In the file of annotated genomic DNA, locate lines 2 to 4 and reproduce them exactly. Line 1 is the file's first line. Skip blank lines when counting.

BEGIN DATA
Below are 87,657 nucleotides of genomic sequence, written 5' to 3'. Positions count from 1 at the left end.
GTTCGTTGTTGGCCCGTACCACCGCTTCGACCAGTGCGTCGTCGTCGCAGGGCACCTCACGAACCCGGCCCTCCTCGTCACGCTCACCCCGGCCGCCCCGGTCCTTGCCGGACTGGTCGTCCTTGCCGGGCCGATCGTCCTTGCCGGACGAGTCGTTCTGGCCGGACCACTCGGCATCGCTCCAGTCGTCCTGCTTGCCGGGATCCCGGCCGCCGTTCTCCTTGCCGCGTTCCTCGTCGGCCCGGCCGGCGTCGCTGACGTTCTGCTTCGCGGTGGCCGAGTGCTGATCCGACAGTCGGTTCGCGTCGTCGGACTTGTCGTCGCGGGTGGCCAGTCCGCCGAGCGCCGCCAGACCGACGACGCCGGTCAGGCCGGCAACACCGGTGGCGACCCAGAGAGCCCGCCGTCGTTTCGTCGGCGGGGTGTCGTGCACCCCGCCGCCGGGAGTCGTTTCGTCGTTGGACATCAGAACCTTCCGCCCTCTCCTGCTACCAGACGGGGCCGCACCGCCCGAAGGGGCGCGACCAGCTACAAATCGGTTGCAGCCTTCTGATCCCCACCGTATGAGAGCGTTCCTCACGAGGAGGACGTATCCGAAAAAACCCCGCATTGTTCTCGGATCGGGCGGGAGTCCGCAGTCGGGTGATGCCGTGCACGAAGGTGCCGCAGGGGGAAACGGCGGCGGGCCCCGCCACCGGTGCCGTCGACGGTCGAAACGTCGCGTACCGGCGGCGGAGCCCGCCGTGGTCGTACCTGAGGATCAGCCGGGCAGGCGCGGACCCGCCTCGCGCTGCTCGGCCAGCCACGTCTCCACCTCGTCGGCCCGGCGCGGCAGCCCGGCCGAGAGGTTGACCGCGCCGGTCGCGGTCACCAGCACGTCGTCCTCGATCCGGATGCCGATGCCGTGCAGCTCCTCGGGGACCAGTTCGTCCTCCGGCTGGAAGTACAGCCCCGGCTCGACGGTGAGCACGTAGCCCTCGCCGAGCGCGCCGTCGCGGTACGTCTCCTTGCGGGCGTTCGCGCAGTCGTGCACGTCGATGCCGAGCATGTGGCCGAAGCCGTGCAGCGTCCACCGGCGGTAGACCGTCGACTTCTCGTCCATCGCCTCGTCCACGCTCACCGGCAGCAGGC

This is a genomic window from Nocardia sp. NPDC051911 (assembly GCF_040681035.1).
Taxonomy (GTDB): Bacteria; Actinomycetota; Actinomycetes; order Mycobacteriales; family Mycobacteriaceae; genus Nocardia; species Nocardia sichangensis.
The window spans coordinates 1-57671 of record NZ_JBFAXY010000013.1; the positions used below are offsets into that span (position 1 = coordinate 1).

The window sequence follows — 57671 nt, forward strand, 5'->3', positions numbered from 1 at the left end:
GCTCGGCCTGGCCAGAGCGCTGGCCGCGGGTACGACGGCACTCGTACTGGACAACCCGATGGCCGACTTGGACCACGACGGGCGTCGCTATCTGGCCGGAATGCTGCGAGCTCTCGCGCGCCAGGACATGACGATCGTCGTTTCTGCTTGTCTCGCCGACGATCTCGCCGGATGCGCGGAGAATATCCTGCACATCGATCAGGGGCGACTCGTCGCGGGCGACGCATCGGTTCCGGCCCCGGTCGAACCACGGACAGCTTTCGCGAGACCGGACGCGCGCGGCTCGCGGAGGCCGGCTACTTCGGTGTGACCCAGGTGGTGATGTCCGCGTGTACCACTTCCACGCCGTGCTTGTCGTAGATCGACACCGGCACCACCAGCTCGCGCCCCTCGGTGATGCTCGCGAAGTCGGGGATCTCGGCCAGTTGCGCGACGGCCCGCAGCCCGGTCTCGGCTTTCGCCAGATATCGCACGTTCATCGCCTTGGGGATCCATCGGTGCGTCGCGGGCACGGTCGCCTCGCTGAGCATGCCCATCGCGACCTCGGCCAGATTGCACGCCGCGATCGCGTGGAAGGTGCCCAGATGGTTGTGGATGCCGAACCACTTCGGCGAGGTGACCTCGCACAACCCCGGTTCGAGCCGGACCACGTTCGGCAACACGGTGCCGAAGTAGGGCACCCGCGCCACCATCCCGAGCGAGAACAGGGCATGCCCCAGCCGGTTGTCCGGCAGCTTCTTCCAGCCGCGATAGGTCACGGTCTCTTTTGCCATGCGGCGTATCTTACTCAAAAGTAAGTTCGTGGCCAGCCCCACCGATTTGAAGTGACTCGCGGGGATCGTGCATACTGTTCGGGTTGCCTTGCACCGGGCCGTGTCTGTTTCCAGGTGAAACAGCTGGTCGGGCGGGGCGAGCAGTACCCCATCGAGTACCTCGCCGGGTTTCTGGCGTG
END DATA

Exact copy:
GTTCGTTGTTGGCCCGTACCACCGCTTCGACCAGTGCGTCGTCGTCGCAGGGCACCTCACGAACCCGGCCCTCCTCGTCACGCTCACCCCGGCCGCCCCGGTCCTTGCCGGACTGGTCGTCCTTGCCGGGCCGATCGTCCTTGCCGGACGAGTCGTTCTGGCCGGACCACTCGGCATCGCTCCAGTCGTCCTGCTTGCCGGGATCCCGGCCGCCGTTCTCCTTGCCGCGTTCCTCGTCGGCCCGGCCGGCGTCGCTGACGTTCTGCTTCGCGGTGGCCGAGTGCTGATCCGACAGTCGGTTCGCGTCGTCGGACTTGTCGTCGCGGGTGGCCAGTCCGCCGAGCGCCGCCAGACCGACGACGCCGGTCAGGCCGGCAACACCGGTGGCGACCCAGAGAGCCCGCCGTCGTTTCGTCGGCGGGGTGTCGTGCACCCCGCCGCCGGGAGTCGTTTCGTCGTTGGACATCAGAACCTTCCGCCCTCTCCTGCTACCAGACGGGGCCGCACCGCCCGAAGGGGCGCGACCAGCTACAAATCGGTTGCAGCCTTCTGATCCCCACCGTATGAGAGCGTTCCTCACGAGGAGGACGTATCCGAAAAAACCCCGCATTGTTCTCGGATCGGGCGGGAGTCCGCAGTCGGGTGATGCCGTGCACGAAGGTGCCGCAGGGGGAAACGGCGGCGGGCCCCGCCACCGGTGCCGTCGACGGTCGAAACGTCGCGTACCGGCGGCGGAGCCCGCCGTGGTCGTACCTGAGGATCAGCCGGGCAGGCGCGGACCCGCCTCGCGCTGCTCGGCCAGCCACGTCTCCACCTCGTCGGCCCGGCGCGGCAGCCCGGCCGAGAGGTTGACCGCGCCGGTCGCGGTCACCAGCACGTCGTCCTCGATCCGGATGCCGATGCCGTGCAGCTCCTCGGGGACCAGTTCGTCCTCCGGCTGGAAGTACAGCCCCGGCTCGACGGTGAGCACGTAGCCCTCGCCGAGCGCGCCGTCGCGGTACGTCTCCTTGCGGGCGTTCGCGCAGTCGTGCACGTCGATGCCGAGCATGTGGCCGAAGCCGTGCAGCGTCCACCGGCGGTAGACCGTCGACTTCTCGTCCATCGCCTCGTCCACGCTCACCGGCAGCAGGC

This is a genomic window from Nocardia sp. NPDC051911 (assembly GCF_040681035.1).
Taxonomy (GTDB): Bacteria; Actinomycetota; Actinomycetes; order Mycobacteriales; family Mycobacteriaceae; genus Nocardia; species Nocardia sichangensis.